Perhaps a better lesson one might take from 9/11 is that the Earth is inhabited by over 7 billion people.  And, while there is a huge diversity encapsulated within that population, a diversity of race, religion, culture, and ethnicity, perspective and politics, even sexual preference and gender identification, the vast majority of people, regardless of how different they look, or how strange seems their customs, strive to create a comfortable life for themselves and better opportunities for their children.  I believe that goal, that overriding drive, is inscribed in our DNA.  Embedded perhaps from the time one-celled life first struggled to replicate, through the time when life first emerged from the sea, to the time when our ancestors left the trees.  Make our existence more comfortable, and present a better way for our children.

Certainly, if we gauged our actions on that premise, knowing that everyone else, friend and enemy alike acted in concert, we might never have to discuss the lessons of future 9/11's.



Tuesday, September 6, 2016

One last Look at Luck

I received the quarterly update from my State Rep this past week.  In it, he did as all politicians do, listed the achievements of the past legislative session, while also explaining a few of his votes.  While I rarely agree with my representative, I am grateful that he communicates in this way to his constituency.  Also, it can be very revealing when reading his words as they sometimes reveal more than perhaps, is intended.

In this last update, my rep stated with pride that the 2016-17 budget was passed without the long delay which occurred last year, that it was balanced without broad based tax increases, education funding was increased, and that many long standing issues were addressed.  He also detailed the committees he is serving on, a list which includes Aging and Older Adult Services, Education, and Human Services.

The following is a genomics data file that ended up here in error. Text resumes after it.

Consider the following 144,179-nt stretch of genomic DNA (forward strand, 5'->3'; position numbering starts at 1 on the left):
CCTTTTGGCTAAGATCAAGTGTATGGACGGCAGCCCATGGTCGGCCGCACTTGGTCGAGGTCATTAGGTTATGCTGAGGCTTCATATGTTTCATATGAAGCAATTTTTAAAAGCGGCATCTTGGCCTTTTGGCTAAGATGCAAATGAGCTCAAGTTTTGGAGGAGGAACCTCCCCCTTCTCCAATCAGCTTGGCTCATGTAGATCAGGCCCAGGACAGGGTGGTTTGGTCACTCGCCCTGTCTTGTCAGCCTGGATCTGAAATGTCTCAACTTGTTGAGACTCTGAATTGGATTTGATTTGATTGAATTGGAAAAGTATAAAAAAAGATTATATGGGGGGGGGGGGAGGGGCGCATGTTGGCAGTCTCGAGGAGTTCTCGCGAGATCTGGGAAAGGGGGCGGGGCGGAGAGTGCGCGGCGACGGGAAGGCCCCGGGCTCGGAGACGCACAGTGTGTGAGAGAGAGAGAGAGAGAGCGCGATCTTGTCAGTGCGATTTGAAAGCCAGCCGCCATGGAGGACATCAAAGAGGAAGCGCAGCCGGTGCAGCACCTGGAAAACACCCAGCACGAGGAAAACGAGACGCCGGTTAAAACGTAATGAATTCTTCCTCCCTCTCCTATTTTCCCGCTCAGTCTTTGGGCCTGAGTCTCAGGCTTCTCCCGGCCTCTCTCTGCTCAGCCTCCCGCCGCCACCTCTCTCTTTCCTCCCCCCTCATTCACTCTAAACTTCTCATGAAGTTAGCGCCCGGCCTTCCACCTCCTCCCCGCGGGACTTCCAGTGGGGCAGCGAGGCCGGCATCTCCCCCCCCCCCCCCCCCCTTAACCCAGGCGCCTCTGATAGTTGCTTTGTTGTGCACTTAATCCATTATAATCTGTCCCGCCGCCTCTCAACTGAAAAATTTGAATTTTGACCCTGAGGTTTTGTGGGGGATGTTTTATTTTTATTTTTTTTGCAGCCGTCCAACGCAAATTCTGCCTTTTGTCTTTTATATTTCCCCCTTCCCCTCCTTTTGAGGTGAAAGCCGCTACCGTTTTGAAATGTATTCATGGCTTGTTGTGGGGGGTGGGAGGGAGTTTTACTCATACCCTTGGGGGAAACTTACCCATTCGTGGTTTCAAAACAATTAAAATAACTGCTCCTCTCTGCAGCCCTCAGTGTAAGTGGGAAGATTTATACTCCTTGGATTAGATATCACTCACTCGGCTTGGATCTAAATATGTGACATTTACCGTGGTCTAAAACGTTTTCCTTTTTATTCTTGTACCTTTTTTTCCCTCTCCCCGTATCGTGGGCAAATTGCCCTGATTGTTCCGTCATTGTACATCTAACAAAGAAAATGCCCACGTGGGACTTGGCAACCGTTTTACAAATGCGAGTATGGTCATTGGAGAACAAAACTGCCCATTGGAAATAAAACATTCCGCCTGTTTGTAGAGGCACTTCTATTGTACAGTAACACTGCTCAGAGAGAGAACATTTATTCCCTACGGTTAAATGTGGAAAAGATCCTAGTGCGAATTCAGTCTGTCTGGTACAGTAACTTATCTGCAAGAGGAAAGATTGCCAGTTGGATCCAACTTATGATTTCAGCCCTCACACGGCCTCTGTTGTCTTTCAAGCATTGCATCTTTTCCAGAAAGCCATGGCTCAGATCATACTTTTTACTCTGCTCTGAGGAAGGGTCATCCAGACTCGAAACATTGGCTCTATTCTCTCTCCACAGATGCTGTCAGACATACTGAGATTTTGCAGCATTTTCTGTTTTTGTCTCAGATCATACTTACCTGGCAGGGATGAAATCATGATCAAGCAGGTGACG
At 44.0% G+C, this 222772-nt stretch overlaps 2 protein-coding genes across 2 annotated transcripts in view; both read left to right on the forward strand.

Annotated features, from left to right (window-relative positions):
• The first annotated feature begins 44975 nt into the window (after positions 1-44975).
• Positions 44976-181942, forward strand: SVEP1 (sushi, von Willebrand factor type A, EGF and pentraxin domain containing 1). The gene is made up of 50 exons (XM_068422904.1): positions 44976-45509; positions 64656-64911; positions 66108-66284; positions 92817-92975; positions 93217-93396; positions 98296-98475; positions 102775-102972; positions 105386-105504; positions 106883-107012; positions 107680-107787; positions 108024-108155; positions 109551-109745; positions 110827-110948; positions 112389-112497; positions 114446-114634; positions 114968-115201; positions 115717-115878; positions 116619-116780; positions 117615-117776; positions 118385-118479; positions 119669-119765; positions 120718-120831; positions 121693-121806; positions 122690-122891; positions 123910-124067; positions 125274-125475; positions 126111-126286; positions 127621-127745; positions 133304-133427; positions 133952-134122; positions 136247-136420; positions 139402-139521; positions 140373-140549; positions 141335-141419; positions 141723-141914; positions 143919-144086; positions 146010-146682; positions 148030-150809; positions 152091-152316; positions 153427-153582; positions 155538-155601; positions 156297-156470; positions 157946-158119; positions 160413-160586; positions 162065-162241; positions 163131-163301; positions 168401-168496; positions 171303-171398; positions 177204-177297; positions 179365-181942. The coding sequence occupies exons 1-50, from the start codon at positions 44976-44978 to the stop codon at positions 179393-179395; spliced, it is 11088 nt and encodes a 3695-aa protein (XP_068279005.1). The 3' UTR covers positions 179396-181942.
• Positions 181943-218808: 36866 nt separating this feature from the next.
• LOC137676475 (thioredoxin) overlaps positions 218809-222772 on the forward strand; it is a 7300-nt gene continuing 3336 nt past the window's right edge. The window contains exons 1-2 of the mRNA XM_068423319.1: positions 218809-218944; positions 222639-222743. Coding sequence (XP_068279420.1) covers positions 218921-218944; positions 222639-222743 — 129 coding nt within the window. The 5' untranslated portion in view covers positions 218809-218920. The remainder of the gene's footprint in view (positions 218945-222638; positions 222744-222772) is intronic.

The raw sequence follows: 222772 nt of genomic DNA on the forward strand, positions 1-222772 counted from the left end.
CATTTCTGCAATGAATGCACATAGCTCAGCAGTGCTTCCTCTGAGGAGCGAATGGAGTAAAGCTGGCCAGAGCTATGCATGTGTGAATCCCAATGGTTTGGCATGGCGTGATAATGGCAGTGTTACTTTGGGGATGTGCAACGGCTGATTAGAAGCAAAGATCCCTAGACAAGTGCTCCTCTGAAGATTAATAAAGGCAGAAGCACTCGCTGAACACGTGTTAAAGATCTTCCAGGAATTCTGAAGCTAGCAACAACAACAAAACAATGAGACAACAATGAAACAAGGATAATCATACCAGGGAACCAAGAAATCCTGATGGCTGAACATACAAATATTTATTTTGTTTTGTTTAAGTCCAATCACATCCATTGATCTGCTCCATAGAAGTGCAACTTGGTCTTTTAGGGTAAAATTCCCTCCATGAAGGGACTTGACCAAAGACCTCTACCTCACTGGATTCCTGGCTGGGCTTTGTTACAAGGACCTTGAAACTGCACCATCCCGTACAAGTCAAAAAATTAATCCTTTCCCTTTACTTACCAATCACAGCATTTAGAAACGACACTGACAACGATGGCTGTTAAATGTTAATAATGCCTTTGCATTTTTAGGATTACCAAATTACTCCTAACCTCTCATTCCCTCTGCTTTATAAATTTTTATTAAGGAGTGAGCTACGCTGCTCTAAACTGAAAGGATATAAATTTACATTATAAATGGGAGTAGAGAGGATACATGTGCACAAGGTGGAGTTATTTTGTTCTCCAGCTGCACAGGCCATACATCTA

Of course, two of the biggest issues facing our legislature, pension reform and infrastructure funding, were not mentioned in his summary.  Certainly, those issues will not be easy to address, as they will require additional revenue, and raising taxes is never an easy option to defend but is an easy target to attack as evidenced by our Governor's proposals to raise a number of taxes to address those issues, proposals which were dead in the water since the make-up of our legislature is 2 to 1 in favor of the other party.  There is no easy answer to either of these issues, so rather than leading, our legislature continues to act with the hope that when those difficult votes occur, they won't be the ones to have to make the difficult decisions.

Curiously, my rep specifically mentioned that $675 million dollars was cut from the governor's welfare programs.  One would think that balancing the budget on the backs of those with the least would not be a bragging point.  In conjunction with his party's insistence that the natural gas industry not be levied an extraction tax, a tax that would probably have helped maintain the $675 million dollars he is so proud to have cut, not to mention may have provided hundreds of millions of dollars for other needed issues, at least the GOP is consistent with its overall philosophy that those with less, those who have had unforeseen accidents, lost the birth lottery, or otherwise did not succeed per the yardstick of money and influence, deserve their fate, while those with more, those who have been blessed with parents of wealth or power, those who have been fortunate enough to have been rewarded for their hard work while avoiding the accidents of life that derail others' attempts to improve their lot, should continue to receive all the advantages that big money and special interests can buy.

I often wonder, assuming God judges us on how we treated those with the greatest need rather than those with the greatest purse, if the men and women who are so boisterous in their public flogging of the "lazy poor" will be tortured with the vision of the children, the disabled, and the mentally and physically ill who were dependent on their good will but were sacrificed at the altar of avarice and pride.

And I also wonder if more people in my district who read my rep's update, thought it fine and dandy to have cut that money from welfare programs or were struck by the hypocrisy of someone who was proud to be serving on committees which "impact some of the most vulnerable members of our communities" yet who extolled the cutting of so much money for those very people.